I always have a tendency to appear anti corporate when I start talking about corporations taking over the duties and tasks of government. Some might say, its time to get over it and accept it as the way it is going to be from now on. Others might not agree
The current trend in outsourcing every need our government has is a good reason not to be, “getting over it!” The conservative administrations over the last twenty five years have hired contractors like no other administrations before them; cost benefit analysis stuff that goes out the window when it operates on a no bid process. There was no eight year hiatus when Democrats where in the White House either; least we forget the Clinton Administrations support of private companies to burn all of our hazardous wastes!
If you didn’t know, we currently outsource just about every aspect of the war in Iraq. We need billions to pay contractors. As Congress balks at the cost of this war, their first stop should be at the GAO, and to start looking over the hundreds of no-bid contracts we have outsourced ourselves into as of late. Not haggling over whether or not this funding is going to the troops which in actuality are probably less than many of us would think.
The bulk of that money is for the contractors. The protection for diplomats is outsourced. The food service is outsourced. Security is outsourced. The hospital care is outsourced; the rebuilding of everything from our embassy to barracks is outsourced. The rebuilding of Iraq is outsourced. Outsourced with tax dollars that not only help to build and take care of what it was initially contracted for, but also to help build the infrastructure of the companies doing the work. We should be sending accountants to Iraq, not troops! To add insult to injury, Naomi Klein, in her book, “The Shock Doctrine” so aptly puts it, “we are building the infrastructure of companies with our tax dollars.”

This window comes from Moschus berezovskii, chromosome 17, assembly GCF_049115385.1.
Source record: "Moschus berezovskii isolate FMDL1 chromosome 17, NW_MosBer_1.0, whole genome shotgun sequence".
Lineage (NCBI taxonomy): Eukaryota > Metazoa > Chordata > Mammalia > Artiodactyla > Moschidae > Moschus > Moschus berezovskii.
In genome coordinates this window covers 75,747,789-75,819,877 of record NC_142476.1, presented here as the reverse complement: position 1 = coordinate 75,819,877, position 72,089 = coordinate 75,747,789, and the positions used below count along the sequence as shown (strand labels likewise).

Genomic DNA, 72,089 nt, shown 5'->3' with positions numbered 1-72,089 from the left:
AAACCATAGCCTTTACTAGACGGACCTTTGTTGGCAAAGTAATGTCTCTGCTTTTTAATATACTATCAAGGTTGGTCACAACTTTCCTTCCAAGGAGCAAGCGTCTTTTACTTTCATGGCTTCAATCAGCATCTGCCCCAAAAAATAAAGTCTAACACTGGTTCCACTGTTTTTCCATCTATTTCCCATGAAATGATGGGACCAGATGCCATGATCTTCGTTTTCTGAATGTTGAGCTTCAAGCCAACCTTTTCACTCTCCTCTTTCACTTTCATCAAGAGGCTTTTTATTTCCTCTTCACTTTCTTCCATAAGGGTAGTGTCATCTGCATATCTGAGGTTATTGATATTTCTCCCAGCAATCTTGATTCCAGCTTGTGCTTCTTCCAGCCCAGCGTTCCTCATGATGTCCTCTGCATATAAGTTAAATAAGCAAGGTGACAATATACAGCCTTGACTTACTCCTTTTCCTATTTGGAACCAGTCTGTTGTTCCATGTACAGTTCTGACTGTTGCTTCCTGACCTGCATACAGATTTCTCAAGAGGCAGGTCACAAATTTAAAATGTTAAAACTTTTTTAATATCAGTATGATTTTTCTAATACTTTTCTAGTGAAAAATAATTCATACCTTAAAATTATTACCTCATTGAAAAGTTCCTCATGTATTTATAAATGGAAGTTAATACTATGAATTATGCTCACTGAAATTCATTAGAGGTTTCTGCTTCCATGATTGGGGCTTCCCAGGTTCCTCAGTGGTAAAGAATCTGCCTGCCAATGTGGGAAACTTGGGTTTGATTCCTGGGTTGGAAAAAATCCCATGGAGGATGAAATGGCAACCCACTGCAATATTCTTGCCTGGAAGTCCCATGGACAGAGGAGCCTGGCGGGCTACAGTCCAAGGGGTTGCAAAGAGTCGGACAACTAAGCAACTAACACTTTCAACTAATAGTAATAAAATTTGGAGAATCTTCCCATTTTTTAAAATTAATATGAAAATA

Now you might say corporations have always supplied war material for us. And true, from the civil war on, private industry has made millions building the tanks and armoires of war. But in today’s world in many cases once the job is done, they own the equipment. Not the government. Which in turn means that when we go to war next time, we will have to buy new or hire the old companies back? Klein also points out that a large amount of what we pay these companies in contract fees eventually comes back to any administration in power in the form of political contributions. So don’t look for the circle to be unbroken any time soon.
In his book, “When corporations rule the world,” David Korten envisions a world where nothing is done with out the permission and grace of the corporations. He cautions us that when that happens, the line in the sand between corporation’s rights and individuals rights to life liberty and the pursuit of happiness begin to get pretty blurred, and from where I sit, I can see that line getting dimmer and dimmer and dimmer all the time.